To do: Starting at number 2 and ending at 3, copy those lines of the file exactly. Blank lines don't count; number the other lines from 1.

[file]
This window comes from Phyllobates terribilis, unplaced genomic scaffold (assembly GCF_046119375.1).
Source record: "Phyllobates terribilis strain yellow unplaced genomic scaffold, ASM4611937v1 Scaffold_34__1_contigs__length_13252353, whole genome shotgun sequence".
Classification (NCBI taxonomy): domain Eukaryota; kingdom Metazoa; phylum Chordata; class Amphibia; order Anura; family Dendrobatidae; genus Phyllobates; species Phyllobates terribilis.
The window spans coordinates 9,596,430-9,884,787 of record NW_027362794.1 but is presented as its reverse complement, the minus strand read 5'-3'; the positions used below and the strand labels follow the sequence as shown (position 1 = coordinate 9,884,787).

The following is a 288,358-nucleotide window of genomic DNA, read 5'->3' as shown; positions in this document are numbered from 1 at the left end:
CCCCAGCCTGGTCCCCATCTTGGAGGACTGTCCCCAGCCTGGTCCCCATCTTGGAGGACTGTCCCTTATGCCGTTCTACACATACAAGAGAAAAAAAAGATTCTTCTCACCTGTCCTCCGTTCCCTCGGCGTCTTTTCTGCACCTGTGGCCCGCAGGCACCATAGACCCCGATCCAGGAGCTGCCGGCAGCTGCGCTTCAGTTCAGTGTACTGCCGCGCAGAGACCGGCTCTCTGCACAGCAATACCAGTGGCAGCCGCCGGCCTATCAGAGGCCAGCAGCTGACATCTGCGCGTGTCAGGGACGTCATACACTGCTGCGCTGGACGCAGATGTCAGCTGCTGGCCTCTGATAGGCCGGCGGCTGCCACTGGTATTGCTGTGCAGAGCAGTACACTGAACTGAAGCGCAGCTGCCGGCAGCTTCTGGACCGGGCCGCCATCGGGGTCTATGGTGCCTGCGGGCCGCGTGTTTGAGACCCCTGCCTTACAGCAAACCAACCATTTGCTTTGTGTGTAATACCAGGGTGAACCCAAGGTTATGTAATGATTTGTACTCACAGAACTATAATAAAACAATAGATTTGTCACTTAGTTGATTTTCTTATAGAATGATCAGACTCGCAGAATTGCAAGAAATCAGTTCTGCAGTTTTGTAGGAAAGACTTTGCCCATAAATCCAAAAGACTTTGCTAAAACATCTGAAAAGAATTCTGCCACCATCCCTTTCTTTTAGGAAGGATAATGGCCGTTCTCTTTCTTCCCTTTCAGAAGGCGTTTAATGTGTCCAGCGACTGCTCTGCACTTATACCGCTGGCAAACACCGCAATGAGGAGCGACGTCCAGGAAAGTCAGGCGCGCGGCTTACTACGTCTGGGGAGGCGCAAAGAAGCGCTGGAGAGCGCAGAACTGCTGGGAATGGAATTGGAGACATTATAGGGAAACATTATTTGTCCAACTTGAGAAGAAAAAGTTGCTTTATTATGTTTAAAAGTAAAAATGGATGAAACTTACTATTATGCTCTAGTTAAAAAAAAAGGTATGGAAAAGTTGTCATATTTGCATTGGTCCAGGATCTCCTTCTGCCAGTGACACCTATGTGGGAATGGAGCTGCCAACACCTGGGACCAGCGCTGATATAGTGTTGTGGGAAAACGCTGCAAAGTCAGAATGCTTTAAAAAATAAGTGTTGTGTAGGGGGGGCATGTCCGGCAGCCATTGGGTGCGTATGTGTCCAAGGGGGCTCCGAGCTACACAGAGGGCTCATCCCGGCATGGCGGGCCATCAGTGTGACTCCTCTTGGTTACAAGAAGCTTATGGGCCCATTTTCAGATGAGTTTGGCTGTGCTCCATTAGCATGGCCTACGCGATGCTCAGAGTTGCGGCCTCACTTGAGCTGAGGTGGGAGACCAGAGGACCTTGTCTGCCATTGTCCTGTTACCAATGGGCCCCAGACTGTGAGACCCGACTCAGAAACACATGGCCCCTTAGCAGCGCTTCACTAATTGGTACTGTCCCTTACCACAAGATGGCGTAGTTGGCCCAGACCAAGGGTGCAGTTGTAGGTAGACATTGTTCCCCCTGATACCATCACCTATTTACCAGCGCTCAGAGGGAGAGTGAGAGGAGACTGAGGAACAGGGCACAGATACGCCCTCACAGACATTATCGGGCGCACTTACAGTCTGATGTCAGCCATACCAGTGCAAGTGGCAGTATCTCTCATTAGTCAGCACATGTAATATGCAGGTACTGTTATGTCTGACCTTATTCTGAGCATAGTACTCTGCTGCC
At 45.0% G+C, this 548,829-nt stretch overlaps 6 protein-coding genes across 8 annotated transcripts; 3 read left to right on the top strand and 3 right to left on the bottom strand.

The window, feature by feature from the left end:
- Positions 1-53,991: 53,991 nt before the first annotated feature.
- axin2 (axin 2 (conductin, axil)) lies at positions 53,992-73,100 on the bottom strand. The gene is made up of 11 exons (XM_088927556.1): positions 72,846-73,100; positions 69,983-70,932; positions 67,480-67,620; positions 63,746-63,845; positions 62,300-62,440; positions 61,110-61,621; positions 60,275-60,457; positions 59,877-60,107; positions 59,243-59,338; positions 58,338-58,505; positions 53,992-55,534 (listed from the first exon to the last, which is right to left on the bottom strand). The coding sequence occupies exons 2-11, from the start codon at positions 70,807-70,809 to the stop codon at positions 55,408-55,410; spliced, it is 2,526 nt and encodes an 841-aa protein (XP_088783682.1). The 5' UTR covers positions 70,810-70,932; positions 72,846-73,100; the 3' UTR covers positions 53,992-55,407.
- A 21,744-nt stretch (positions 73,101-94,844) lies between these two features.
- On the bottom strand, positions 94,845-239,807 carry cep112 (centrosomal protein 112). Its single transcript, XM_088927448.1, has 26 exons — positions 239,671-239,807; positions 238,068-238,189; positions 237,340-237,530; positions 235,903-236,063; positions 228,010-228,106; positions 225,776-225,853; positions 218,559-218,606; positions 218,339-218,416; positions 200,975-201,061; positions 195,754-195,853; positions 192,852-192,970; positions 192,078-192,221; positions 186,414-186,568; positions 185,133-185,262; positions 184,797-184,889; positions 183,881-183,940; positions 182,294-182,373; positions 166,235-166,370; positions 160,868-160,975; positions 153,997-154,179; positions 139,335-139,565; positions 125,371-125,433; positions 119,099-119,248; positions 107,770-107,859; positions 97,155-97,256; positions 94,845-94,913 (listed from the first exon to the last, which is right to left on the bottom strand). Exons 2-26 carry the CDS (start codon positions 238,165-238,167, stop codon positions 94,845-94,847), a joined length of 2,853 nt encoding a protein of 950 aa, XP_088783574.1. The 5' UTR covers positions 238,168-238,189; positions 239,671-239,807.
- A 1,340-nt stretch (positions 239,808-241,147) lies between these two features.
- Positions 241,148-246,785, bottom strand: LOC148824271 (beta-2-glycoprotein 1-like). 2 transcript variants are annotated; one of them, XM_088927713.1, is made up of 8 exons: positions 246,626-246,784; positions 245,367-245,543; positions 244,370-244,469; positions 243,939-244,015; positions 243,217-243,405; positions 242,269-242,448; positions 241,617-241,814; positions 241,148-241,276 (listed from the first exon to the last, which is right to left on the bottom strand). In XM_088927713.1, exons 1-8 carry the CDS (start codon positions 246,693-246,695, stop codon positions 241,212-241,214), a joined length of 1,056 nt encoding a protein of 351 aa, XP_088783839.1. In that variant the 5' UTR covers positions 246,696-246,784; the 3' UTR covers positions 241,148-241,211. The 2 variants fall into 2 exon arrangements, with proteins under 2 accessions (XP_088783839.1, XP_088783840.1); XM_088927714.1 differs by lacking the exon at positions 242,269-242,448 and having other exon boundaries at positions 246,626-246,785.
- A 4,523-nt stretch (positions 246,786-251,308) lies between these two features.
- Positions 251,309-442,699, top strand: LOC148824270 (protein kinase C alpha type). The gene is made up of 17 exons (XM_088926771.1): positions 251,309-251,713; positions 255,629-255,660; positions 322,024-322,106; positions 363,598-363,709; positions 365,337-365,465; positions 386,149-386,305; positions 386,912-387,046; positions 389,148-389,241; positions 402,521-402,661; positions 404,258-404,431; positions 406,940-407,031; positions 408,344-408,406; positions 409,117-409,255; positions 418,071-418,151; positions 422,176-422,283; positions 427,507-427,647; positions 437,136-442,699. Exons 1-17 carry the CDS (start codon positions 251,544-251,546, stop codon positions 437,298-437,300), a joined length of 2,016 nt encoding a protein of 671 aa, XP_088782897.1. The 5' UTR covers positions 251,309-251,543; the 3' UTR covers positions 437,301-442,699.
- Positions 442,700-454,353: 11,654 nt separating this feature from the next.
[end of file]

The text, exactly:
Source record: "Phyllobates terribilis strain yellow unplaced genomic scaffold, ASM4611937v1 Scaffold_34__1_contigs__length_13252353, whole genome shotgun sequence".
Classification (NCBI taxonomy): domain Eukaryota; kingdom Metazoa; phylum Chordata; class Amphibia; order Anura; family Dendrobatidae; genus Phyllobates; species Phyllobates terribilis.